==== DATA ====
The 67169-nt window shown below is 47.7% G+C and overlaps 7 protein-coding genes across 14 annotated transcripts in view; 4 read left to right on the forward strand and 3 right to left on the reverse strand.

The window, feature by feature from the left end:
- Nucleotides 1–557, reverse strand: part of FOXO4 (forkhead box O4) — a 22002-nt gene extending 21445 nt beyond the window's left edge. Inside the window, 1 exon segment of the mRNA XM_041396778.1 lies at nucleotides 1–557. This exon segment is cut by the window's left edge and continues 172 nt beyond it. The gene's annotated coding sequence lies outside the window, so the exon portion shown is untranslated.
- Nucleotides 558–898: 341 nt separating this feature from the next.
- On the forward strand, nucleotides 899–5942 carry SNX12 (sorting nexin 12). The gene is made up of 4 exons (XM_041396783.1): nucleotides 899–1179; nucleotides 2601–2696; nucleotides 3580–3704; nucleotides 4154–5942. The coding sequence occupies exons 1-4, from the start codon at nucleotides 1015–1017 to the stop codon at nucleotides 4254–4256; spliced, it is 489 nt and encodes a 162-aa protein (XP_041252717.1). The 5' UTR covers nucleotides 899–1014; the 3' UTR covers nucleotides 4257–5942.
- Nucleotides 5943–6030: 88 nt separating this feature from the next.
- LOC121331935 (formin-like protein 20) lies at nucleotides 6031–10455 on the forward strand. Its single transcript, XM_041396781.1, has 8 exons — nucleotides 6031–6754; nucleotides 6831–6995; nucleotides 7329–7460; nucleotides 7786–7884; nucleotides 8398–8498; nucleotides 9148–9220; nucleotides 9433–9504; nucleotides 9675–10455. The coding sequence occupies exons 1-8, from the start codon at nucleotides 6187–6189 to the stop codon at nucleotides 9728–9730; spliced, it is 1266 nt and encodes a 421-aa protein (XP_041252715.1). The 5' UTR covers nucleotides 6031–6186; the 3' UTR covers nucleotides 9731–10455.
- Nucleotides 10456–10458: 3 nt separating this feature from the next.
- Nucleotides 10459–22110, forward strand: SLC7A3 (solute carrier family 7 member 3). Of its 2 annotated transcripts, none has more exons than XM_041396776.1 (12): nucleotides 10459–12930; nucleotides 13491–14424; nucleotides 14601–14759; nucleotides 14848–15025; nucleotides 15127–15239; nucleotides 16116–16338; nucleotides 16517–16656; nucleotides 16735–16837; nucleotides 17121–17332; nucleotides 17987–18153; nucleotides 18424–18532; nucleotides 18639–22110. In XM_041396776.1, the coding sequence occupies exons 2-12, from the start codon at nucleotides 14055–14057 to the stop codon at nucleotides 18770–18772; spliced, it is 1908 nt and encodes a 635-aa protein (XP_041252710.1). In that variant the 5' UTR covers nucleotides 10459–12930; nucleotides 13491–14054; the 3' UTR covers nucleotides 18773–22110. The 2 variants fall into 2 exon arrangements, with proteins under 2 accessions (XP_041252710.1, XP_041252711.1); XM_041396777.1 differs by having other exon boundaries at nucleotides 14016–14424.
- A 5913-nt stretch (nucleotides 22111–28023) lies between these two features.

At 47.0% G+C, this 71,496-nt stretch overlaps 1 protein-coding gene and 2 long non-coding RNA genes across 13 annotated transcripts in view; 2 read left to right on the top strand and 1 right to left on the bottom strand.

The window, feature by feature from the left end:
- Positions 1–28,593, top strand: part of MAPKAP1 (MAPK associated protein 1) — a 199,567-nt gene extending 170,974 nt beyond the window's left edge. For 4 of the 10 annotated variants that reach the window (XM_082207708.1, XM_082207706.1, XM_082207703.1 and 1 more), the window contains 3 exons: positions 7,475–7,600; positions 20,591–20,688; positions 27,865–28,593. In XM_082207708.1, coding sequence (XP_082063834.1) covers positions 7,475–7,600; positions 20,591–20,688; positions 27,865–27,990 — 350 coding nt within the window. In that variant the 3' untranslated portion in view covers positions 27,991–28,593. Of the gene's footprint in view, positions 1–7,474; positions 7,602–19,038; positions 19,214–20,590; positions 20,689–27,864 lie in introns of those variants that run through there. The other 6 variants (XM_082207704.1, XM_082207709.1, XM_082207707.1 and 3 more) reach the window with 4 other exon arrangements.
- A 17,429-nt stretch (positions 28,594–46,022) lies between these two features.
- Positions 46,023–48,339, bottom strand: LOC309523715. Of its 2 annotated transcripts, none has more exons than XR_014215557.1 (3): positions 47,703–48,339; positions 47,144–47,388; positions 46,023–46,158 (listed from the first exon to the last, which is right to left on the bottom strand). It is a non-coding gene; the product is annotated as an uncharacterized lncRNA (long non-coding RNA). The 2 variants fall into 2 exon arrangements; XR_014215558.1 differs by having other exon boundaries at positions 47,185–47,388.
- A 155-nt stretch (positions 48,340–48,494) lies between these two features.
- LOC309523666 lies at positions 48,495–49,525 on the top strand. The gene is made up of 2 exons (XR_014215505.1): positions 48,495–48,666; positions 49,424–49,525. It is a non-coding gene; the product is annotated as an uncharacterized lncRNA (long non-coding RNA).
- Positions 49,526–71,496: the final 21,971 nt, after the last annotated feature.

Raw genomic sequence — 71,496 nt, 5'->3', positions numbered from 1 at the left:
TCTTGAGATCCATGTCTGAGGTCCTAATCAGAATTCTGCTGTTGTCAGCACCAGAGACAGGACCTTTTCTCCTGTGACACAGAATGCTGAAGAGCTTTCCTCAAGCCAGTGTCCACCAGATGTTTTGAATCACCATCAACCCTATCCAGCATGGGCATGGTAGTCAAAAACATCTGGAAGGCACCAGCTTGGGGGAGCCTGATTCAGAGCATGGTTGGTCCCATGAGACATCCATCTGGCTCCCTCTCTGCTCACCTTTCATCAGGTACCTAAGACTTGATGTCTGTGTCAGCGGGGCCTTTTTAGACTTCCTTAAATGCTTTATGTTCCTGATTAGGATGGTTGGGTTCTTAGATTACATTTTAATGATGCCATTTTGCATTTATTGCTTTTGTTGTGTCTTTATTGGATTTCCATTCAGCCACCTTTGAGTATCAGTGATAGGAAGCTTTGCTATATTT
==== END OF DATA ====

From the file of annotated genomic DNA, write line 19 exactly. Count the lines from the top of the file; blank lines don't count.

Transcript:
Raw genomic sequence — 71,496 nt, 5'->3', positions numbered from 1 at the left: